education

The "official" Hurricane Katrina bus tour is a big tourist attraction in New Orleans. But another kind of storm tour recently took off — more of a Katrina "reality" tour, documenting the last decade of the New Orleans school system.

School officials at West Monroe High School have banned the use of the Confederate flag by its student body.    

According to students, Principal Shelby Ainsworth announced that the flag could not be displayed or flown from vehicles on campus.  The practice has been a long-standing tradition during football season at the school, whose mascot is the Rebel.

A New Orleans Business Banks On New Connections

Aug 28, 2015
Noel King and Caitlin Esch

At McMillan's First Steps preschool, there's a big mural painted on the cafeteria wall. A smiling boy is held in the air by a doctor, a pastor and a police officer.

Plus, a guy in a Home Depot uniform.

In another city that might seem weird, but not in a city that is rebuilding. Linda McMillan, who owns First Steps, says the flooding that followed Hurricane Katrina destroyed her campus.

This week is filled with events marking the 10-year anniversary of Hurricane Katrina. Among them: a conference on the current state of Black New Orleans.

The three-day conference — hosted by the Urban League — kicked off with a town hall and panels focused on education.

Area students are encouraged to pursue their education in a local workshop called "My Mind Is A Pearl."

The program was created by local educator Cleoria Dunn.  "These sessions host resource fairs and activities to build confidence in students," says Dunn.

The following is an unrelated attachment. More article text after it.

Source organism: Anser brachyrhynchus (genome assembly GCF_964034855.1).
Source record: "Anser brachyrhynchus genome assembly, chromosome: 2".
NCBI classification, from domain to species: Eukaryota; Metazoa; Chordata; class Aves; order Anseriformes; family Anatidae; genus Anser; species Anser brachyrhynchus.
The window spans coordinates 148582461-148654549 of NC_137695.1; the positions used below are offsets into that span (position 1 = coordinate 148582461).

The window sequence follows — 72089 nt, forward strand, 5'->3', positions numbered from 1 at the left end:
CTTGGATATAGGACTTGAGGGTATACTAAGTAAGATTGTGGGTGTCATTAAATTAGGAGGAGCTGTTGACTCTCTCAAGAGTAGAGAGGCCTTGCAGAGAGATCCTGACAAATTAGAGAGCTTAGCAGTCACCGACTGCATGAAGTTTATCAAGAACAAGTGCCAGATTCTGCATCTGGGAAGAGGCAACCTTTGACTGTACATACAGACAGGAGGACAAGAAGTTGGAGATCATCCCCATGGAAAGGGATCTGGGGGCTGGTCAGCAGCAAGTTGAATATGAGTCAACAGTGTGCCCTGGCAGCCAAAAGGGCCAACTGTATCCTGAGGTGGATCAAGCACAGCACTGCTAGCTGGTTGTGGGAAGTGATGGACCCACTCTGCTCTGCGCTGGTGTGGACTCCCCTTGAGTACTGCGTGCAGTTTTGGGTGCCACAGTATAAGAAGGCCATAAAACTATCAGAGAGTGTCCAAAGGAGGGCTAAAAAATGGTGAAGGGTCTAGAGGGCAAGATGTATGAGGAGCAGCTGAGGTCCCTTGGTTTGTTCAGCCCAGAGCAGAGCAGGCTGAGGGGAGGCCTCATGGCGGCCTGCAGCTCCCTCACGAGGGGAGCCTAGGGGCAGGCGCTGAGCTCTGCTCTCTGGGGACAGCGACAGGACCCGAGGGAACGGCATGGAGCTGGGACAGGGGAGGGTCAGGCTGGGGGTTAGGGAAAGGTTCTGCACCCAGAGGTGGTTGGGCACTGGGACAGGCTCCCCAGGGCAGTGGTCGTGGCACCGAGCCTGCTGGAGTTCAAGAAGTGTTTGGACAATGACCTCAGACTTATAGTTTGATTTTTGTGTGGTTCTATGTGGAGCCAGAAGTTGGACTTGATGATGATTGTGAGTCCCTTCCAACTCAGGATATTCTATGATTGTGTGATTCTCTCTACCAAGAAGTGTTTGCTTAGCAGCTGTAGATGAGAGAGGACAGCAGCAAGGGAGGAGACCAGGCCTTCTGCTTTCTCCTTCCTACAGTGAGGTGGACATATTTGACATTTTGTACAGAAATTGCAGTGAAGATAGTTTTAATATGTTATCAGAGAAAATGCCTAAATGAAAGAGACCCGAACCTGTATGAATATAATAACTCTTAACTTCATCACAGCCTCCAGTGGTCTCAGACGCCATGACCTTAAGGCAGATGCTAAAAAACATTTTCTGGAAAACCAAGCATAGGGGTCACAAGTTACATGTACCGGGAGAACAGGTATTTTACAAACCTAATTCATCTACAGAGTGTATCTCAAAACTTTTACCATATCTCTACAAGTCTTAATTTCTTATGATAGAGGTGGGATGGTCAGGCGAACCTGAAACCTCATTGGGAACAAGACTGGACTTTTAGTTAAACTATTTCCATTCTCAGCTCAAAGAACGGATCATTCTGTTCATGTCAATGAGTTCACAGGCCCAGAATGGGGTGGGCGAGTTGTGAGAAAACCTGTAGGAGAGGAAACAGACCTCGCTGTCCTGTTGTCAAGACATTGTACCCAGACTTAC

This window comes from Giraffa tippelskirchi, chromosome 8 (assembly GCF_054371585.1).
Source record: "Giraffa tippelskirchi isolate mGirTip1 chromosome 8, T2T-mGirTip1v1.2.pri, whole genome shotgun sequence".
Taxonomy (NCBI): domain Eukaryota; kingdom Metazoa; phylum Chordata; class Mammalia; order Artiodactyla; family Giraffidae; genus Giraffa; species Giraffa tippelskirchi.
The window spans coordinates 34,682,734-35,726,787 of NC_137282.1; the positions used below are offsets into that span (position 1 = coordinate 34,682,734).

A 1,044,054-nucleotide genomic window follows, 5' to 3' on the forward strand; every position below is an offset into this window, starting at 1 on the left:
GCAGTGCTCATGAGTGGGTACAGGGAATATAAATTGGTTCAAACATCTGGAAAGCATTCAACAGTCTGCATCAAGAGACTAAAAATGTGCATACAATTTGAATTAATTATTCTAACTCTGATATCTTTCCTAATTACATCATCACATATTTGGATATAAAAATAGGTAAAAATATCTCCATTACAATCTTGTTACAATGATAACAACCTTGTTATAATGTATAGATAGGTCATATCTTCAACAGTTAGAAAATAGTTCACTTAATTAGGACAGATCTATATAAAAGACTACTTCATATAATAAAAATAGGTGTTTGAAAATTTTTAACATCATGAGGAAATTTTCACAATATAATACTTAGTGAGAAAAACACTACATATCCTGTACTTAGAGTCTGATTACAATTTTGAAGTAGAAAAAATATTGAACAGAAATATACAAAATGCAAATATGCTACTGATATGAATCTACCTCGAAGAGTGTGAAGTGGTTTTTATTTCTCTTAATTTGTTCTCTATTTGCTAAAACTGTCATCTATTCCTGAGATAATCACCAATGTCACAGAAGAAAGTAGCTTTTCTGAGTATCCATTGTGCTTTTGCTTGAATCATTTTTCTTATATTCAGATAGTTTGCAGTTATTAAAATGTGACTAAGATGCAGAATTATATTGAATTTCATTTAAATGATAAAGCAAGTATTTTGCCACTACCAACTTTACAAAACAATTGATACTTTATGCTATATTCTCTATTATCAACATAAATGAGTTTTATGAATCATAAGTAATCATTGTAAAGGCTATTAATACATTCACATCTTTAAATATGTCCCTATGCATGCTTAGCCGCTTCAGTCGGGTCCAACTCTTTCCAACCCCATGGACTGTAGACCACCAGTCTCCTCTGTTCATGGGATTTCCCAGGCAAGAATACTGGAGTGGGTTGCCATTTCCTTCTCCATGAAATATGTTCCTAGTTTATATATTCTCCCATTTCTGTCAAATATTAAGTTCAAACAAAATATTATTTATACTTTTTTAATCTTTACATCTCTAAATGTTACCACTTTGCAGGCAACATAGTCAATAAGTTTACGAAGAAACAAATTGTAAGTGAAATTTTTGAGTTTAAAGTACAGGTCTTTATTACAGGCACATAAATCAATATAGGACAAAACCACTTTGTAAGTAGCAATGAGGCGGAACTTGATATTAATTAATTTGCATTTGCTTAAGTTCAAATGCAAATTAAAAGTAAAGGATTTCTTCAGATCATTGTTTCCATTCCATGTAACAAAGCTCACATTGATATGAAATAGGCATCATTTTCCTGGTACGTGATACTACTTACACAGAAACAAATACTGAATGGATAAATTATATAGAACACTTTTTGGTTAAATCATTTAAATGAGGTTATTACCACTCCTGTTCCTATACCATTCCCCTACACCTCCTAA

She arrived at the idea from her own experience.  "I wanted my children to be successful, and I knew I had to lead by example.  I decided to quit my state job and go back to college and get my degree."

It's back to school season. And in New Orleans, it truly is a season — spanning late July to late August. The city has many school start dates and calendars.

Charter schools are changing American education. Some say for the better, some say the worse. This week the Southern Education Desk looks at the charter school movement throughout the south. We start in New Orleans, the testing ground for the movement. Nearly all the city's public schools have been converted into charters: publicly funded, but privately run. Now other districts are looking to New Orleans as a model for school reform. 


Mallory Falk / WWNO

School is back in session. And there's a new option for students with severe mental and behavioral health needs: the New Orleans Therapeutic Day Program. The program recently held a ribbon cutting ceremony.

Paul Boger / Southern Education Desk

States across the US have increasingly been turning to charter schools in an effort to bolster struggling public school systems. Two of the most recent states to adopt the controversial form of education are Mississippi and Alabama. As part of the Southern Education Desk's series examining charter schools in the South, MPB's Paul Boger reports on how those states are adapting to the alternative form of public education. 

Andre Natta / Southern Education Desk

Florida has about 650 charter schools. They're part of school districts but are privately managed and largely free of many of the rules governing traditional public schools. But as enrollment in charters has increased, so has the financial cost.

WFSU's Lynn Hatter reports for the Southern Education Desk that Tennessee and Georgia are also struggling to find ways to support their charter schools.

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